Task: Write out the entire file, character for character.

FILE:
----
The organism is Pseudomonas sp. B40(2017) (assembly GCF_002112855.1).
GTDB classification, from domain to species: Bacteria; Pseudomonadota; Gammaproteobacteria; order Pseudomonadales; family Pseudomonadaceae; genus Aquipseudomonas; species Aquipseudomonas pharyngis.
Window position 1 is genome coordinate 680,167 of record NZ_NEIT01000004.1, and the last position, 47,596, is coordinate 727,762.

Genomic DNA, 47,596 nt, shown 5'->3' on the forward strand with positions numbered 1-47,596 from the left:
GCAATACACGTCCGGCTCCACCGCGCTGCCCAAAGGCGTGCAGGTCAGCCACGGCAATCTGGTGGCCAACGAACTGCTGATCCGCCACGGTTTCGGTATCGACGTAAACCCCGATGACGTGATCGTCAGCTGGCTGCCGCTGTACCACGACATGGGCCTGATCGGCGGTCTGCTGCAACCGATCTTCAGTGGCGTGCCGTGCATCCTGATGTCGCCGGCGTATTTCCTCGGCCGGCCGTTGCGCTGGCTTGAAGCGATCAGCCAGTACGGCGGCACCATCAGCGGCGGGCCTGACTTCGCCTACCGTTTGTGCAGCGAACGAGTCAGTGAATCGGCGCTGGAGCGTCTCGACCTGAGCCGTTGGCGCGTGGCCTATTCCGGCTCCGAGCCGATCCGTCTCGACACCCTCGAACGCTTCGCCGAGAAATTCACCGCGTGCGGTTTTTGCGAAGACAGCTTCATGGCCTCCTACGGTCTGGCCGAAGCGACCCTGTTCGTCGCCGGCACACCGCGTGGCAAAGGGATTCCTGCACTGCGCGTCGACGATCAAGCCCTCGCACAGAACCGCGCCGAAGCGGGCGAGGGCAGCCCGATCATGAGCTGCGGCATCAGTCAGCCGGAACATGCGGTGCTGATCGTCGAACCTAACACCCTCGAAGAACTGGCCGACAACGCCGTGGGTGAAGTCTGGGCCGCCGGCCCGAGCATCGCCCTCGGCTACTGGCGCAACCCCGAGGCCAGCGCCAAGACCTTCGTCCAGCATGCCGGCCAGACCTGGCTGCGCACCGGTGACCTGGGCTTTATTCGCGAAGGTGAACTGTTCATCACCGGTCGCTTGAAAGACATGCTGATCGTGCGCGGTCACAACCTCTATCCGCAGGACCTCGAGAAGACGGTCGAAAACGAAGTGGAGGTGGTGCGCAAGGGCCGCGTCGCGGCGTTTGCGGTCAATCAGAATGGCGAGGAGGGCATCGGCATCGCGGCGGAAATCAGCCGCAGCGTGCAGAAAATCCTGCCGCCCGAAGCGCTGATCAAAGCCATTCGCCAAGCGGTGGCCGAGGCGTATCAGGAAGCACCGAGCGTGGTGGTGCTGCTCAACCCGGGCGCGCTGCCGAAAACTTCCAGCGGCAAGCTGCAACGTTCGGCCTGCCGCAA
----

The organism is Pseudomonas sp. B40(2017) (assembly GCF_002112855.1).
GTDB classification, from domain to species: Bacteria; Pseudomonadota; Gammaproteobacteria; order Pseudomonadales; family Pseudomonadaceae; genus Aquipseudomonas; species Aquipseudomonas pharyngis.
Window position 1 is genome coordinate 680,167 of record NZ_NEIT01000004.1, and the last position, 47,596, is coordinate 727,762.

Genomic DNA, 47,596 nt, shown 5'->3' on the forward strand with positions numbered 1-47,596 from the left:
GCAATACACGTCCGGCTCCACCGCGCTGCCCAAAGGCGTGCAGGTCAGCCACGGCAATCTGGTGGCCAACGAACTGCTGATCCGCCACGGTTTCGGTATCGACGTAAACCCCGATGACGTGATCGTCAGCTGGCTGCCGCTGTACCACGACATGGGCCTGATCGGCGGTCTGCTGCAACCGATCTTCAGTGGCGTGCCGTGCATCCTGATGTCGCCGGCGTATTTCCTCGGCCGGCCGTTGCGCTGGCTTGAAGCGATCAGCCAGTACGGCGGCACCATCAGCGGCGGGCCTGACTTCGCCTACCGTTTGTGCAGCGAACGAGTCAGTGAATCGGCGCTGGAGCGTCTCGACCTGAGCCGTTGGCGCGTGGCCTATTCCGGCTCCGAGCCGATCCGTCTCGACACCCTCGAACGCTTCGCCGAGAAATTCACCGCGTGCGGTTTTTGCGAAGACAGCTTCATGGCCTCCTACGGTCTGGCCGAAGCGACCCTGTTCGTCGCCGGCACACCGCGTGGCAAAGGGATTCCTGCACTGCGCGTCGACGATCAAGCCCTCGCACAGAACCGCGCCGAAGCGGGCGAGGGCAGCCCGATCATGAGCTGCGGCATCAGTCAGCCGGAACATGCGGTGCTGATCGTCGAACCTAACACCCTCGAAGAACTGGCCGACAACGCCGTGGGTGAAGTCTGGGCCGCCGGCCCGAGCATCGCCCTCGGCTACTGGCGCAACCCCGAGGCCAGCGCCAAGACCTTCGTCCAGCATGCCGGCCAGACCTGGCTGCGCACCGGTGACCTGGGCTTTATTCGCGAAGGTGAACTGTTCATCACCGGTCGCTTGAAAGACATGCTGATCGTGCGCGGTCACAACCTCTATCCGCAGGACCTCGAGAAGACGGTCGAAAACGAAGTGGAGGTGGTGCGCAAGGGCCGCGTCGCGGCGTTTGCGGTCAATCAGAATGGCGAGGAGGGCATCGGCATCGCGGCGGAAATCAGCCGCAGCGTGCAGAAAATCCTGCCGCCCGAAGCGCTGATCAAAGCCATTCGCCAAGCGGTGGCCGAGGCGTATCAGGAAGCACCGAGCGTGGTGGTGCTGCTCAACCCGGGCGCGCTGCCGAAAACTTCCAGCGGCAAGCTGCAACGTTCGGCCTGCCGCAA